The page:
Summer is the season for spending time outside, relaxing and
enjoying the sun. As with every season, summer poses risks to dogs
which owners should be aware of. If you are concerned about
your dog regarding any of the below, please seek veterinary
Heat and dehydration
Dogs are not as good at dealing with high temperatures as
humans, as they find it harder to cool down, so it is important to
see signs that your dog is too hot (for example, panting
excessively and lethargy) and take the necessary precautions to
avoid heatstroke. Make sure they have plenty of water and an area
of shade to cool down.
Barbeques are popular to have during the summer, but involve
quite a few risks to dogs. With food easily accessible, your dog
may use every opportunity to sneak a snack off your guests' plates
and off the floor. Establish boundaries to prevent your dog from
picking up BBQ food, and inform your guests not to feed your dog
inappropriate food that are hazardous to your dog (for example,
cooked bones). In addition, be aware of your dog getting too
close to the BBQ. Avoid leaving rubbish such as plastic wrappers
and kebab skewers where your dog can get to them.
Flowers and plants
Summer is the perfect time to get out of the house and relax in
your garden. Some plants and flowers can be toxic to dogs, and can
cause serious clinical effects. Click
here to see a list of the most common house and garden plants
that are poisonous to dogs.
Insect stings and bites
Along with the flowers in bloom, summer brings an abundance of
insects. The severity of an insect sting or bite depends on the
insect, the location of the sting/bite and whether your dog is
allergic. Typical signs include redness, pain and swelling.
Slug and snail pellets
Chemicals and fertilizers are the main garden dangers to dogs.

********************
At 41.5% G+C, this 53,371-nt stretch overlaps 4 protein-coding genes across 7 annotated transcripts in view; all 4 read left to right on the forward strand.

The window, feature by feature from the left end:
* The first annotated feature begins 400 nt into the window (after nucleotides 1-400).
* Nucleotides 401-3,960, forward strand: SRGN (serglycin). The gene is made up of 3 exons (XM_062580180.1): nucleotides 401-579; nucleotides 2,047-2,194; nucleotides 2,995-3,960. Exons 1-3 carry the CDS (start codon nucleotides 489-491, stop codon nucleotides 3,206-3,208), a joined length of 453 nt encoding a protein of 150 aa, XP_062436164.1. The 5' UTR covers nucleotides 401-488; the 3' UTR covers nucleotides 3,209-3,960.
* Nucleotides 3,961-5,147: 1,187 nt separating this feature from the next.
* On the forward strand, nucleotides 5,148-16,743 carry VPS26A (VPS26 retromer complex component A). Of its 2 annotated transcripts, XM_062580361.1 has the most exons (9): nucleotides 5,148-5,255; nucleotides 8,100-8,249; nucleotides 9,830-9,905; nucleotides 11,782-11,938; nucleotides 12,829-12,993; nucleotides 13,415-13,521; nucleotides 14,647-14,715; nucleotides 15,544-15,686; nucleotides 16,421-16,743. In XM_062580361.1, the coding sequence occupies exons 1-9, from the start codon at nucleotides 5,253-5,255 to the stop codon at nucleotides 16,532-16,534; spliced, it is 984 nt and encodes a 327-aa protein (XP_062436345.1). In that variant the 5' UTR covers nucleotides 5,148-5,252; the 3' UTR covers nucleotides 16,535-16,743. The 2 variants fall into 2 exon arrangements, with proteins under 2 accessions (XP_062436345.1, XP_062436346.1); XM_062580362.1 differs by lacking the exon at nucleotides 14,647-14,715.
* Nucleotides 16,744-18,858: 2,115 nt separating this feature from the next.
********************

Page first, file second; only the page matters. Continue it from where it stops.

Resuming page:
Slug and snail pellets that contain metaldehyde are one of the most
dangerous and common poisonings in dogs. Small amounts can cause
severe toxic effects so seek veterinary attention immediately if
your dog has ingested pellets. Signs include muscle spasms and
rigidity, tremors and convulsions, and incoordination.
Ant powders, baits and gels
These rarely cause significant poisoning as the active
ingredients are usually low in concentration. If ingested, you may
see salivation, constricted pupils, increased body temperature and
wobbliness. In severe cases, toxic effects include respiratory
depression, convulsions and could lead to a coma.
The Common toad and the Natterjack toad are native to Britain,
largely found in forest areas and wet locations. Poisoning occurs
when dogs lick or eat toads - exposure to toads is at its highest
between June and August when they are spawning. Signs include
vomiting, frothing and foaming at the mouth, hypersalivation,
shaking, oral pain and collapse.
The beach can hold a few dangers for your dog, so safety
precautions should be considered. Stop your dog from drinking sea
water as it could lead to salt poisoning; make sure you have fresh
water to keep them hydrated. Ensure your dog has a shady area to
cool down in and consider using sunscreen, especially if your dog
has pale or thin fur, and on vulnerable areas such as the nose and
ears. Running on sand uses more energy than on grass, so make sure
your dog doesn't overdo it and has plenty of rest. Wash the salt
and sand out of your dog's coat and paws, and check for any
Hot dogs in cars
Dogs should never be left in the car unattended, even on a
mildly warm day. Dogs can die this way even if the car has been
left in the shade and car windows are open. If you are travelling
in the car with your dog for a long period of time, make sure you
take the necessary precautions such as taking plenty of stops,
having lots of water and an appropriate shady space for your dog.
for more information.